21. Thank you for the reply, Christ. Receiving is clearly before being made a child of God by the new birth in John 1:12-13. Believing is mentioned as necessary to become sons of God in John 12:35-36, and as necessary before receiving life in His name in John 20:31. Thank you for conceding that John is describing a born again individual in 1John 5:1 as continually believing that Jesus is the Christ. This does not negate that such faith could/should exist before the new birth, and 5:10 confirms that acceptance of the testimony about Christ does exist before.

      1. the command is irrelevant. if you could send 1000s of people to heaven by condemning yourself would that be a good thing? if not is Paul more loving than you when in Romans 9 he wishes himself accursed for his peoples sake?

      2. Hi Chris! Welcome to this blog. Looking forward to your future interactions. Commands from God are never irrelevant! And Paul wishing to be accursed is not a breaking of any command of God that I am aware of. But, of course, Paul’s expression of his feeling was Christlike, for Christ not only wished to become accursed for the salvation of all, but did so… and also became a guarantee of the salvation of all the infants that God permits or causes to die in infancy.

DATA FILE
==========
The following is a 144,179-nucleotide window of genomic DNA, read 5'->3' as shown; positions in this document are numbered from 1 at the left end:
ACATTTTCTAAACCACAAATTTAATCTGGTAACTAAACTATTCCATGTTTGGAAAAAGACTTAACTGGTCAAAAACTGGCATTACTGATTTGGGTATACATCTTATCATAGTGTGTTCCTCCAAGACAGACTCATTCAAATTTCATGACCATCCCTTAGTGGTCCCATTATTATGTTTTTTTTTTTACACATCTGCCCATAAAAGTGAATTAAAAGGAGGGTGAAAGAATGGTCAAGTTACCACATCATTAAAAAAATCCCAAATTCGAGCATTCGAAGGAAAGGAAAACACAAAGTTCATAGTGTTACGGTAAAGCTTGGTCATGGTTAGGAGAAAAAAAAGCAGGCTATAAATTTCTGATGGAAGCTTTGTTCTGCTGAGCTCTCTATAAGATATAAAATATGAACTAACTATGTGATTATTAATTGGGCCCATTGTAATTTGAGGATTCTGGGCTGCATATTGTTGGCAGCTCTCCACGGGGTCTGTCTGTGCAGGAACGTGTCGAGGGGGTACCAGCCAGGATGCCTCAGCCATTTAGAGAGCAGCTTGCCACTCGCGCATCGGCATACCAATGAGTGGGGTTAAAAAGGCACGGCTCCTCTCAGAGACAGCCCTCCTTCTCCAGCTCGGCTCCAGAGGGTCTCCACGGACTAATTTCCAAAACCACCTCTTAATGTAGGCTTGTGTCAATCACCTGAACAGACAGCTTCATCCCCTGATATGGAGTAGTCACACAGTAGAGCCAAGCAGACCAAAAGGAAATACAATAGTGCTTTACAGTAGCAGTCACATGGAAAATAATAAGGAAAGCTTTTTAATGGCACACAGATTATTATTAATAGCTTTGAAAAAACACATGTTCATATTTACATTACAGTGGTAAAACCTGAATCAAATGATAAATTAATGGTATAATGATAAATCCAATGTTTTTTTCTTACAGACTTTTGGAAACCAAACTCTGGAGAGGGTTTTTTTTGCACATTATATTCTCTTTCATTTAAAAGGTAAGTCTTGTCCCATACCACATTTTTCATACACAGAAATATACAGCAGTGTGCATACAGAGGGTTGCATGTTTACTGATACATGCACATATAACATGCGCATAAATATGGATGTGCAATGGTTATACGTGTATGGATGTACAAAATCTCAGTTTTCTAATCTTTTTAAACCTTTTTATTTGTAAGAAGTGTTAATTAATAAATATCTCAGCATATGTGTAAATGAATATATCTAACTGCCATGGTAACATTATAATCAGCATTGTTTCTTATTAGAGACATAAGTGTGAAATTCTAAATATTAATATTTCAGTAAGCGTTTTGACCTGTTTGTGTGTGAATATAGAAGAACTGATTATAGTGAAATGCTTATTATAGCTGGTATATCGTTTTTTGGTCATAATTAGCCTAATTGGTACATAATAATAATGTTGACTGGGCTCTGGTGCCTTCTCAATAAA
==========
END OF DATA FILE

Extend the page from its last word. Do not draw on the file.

God did specifically command the killing of infants in a few instances in the OT… but His overarching command is against murder… and we should trust Him and obey Him in this matter. The same is true in trusting that He will be just in all His judgment in anyone’s future destiny.

      3. But i really don’t like discussing this…….I just wanted to point out the huge problem, and that would be that out of necessity this view makes abortion the biggest filler of heaven…..ever… would hands down put more souls in heaven than the preaching of the gospel. If your fine with that….thats on you. Myself, I can’t affirm that nor never will……

      4. I hadn’t connected with that and recognized its significance until you mentioned it.
        Thanks Chris, for that post! :-]

      5. Not just abortion, but miscarriage… And it is God’s permitting of abortion or causing of infant death that is probably filling heaven with more souls than those who are personally receiving Christ through personal faith and then experiencing the new birth, imo.

      6. That would be logically consistent with the core premise that **ALL** things ( without exception ) are decreed from the foundation of the world ( millennia before the creation of man)

        But there is another implication for those who are >= a theoretical age of accountability.

        Calvin insisted:
        – quote “In this church there is a very large mixture of hypocrites, who have nothing of Christ but the NAME and OUTWARD APPEARANCE…..even those to who he [god] holds it [salvation] as a savor of death and as the occasion of severer condemnation….He causes those whom he ILLUMINES ONLY FOR A TIME TO PARTAKE OF IT, then he……FORSAKES THEM …..and strikes them with even greater blindness”

        Here is where we see Calvinism’s doctrine of UNCERTAIN CERTAINTY.